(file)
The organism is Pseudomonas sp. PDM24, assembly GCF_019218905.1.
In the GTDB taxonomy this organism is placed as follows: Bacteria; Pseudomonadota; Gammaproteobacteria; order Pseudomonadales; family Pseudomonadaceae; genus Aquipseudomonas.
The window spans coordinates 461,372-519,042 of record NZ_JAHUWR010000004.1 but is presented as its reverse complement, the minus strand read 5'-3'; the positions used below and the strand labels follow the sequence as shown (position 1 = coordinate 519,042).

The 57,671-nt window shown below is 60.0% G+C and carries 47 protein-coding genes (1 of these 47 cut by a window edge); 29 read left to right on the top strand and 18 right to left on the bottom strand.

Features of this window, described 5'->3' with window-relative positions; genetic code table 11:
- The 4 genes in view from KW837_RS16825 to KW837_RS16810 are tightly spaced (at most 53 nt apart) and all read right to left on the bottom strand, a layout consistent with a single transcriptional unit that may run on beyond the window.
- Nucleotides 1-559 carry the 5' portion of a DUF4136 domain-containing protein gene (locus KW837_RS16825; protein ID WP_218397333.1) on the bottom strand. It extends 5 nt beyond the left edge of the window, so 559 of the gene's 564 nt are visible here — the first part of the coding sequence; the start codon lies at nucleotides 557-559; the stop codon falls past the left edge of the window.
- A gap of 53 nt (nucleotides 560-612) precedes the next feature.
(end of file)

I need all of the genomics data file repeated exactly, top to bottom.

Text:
The organism is Pseudomonas sp. PDM24, assembly GCF_019218905.1.
In the GTDB taxonomy this organism is placed as follows: Bacteria; Pseudomonadota; Gammaproteobacteria; order Pseudomonadales; family Pseudomonadaceae; genus Aquipseudomonas.
The window spans coordinates 461,372-519,042 of record NZ_JAHUWR010000004.1 but is presented as its reverse complement, the minus strand read 5'-3'; the positions used below and the strand labels follow the sequence as shown (position 1 = coordinate 519,042).

The 57,671-nt window shown below is 60.0% G+C and carries 47 protein-coding genes (1 of these 47 cut by a window edge); 29 read left to right on the top strand and 18 right to left on the bottom strand.

Features of this window, described 5'->3' with window-relative positions; genetic code table 11:
- The 4 genes in view from KW837_RS16825 to KW837_RS16810 are tightly spaced (at most 53 nt apart) and all read right to left on the bottom strand, a layout consistent with a single transcriptional unit that may run on beyond the window.
- Nucleotides 1-559 carry the 5' portion of a DUF4136 domain-containing protein gene (locus KW837_RS16825; protein ID WP_218397333.1) on the bottom strand. It extends 5 nt beyond the left edge of the window, so 559 of the gene's 564 nt are visible here — the first part of the coding sequence; the start codon lies at nucleotides 557-559; the stop codon falls past the left edge of the window.
- A gap of 53 nt (nucleotides 560-612) precedes the next feature.